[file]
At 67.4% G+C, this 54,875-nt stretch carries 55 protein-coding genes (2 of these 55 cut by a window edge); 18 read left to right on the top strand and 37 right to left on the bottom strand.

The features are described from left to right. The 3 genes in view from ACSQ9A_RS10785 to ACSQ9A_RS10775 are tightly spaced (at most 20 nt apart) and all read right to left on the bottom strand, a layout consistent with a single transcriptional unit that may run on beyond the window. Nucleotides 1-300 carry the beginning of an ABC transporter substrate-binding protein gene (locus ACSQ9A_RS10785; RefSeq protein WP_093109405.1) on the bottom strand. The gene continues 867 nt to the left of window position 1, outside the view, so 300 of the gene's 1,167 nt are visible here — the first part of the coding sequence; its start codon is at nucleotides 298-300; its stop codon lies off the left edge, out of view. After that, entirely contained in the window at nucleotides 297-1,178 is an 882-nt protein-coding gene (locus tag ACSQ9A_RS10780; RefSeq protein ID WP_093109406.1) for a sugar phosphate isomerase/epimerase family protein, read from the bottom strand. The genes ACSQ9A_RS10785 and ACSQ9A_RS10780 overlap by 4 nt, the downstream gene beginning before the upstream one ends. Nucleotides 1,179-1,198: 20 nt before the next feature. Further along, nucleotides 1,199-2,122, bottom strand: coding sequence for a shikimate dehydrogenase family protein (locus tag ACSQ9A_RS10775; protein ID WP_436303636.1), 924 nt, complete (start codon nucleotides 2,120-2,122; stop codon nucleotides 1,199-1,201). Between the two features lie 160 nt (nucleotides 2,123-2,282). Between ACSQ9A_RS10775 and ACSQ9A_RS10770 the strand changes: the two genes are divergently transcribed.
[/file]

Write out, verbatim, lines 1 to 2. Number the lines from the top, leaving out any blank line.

At 67.4% G+C, this 54,875-nt stretch carries 55 protein-coding genes (2 of these 55 cut by a window edge); 18 read left to right on the top strand and 37 right to left on the bottom strand.

The features are described from left to right. The 3 genes in view from ACSQ9A_RS10785 to ACSQ9A_RS10775 are tightly spaced (at most 20 nt apart) and all read right to left on the bottom strand, a layout consistent with a single transcriptional unit that may run on beyond the window. Nucleotides 1-300 carry the beginning of an ABC transporter substrate-binding protein gene (locus ACSQ9A_RS10785; RefSeq protein WP_093109405.1) on the bottom strand. The gene continues 867 nt to the left of window position 1, outside the view, so 300 of the gene's 1,167 nt are visible here — the first part of the coding sequence; its start codon is at nucleotides 298-300; its stop codon lies off the left edge, out of view. After that, entirely contained in the window at nucleotides 297-1,178 is an 882-nt protein-coding gene (locus tag ACSQ9A_RS10780; RefSeq protein ID WP_093109406.1) for a sugar phosphate isomerase/epimerase family protein, read from the bottom strand. The genes ACSQ9A_RS10785 and ACSQ9A_RS10780 overlap by 4 nt, the downstream gene beginning before the upstream one ends. Nucleotides 1,179-1,198: 20 nt before the next feature. Further along, nucleotides 1,199-2,122, bottom strand: coding sequence for a shikimate dehydrogenase family protein (locus tag ACSQ9A_RS10775; protein ID WP_436303636.1), 924 nt, complete (start codon nucleotides 2,120-2,122; stop codon nucleotides 1,199-1,201). Between the two features lie 160 nt (nucleotides 2,123-2,282). Between ACSQ9A_RS10775 and ACSQ9A_RS10770 the strand changes: the two genes are divergently transcribed.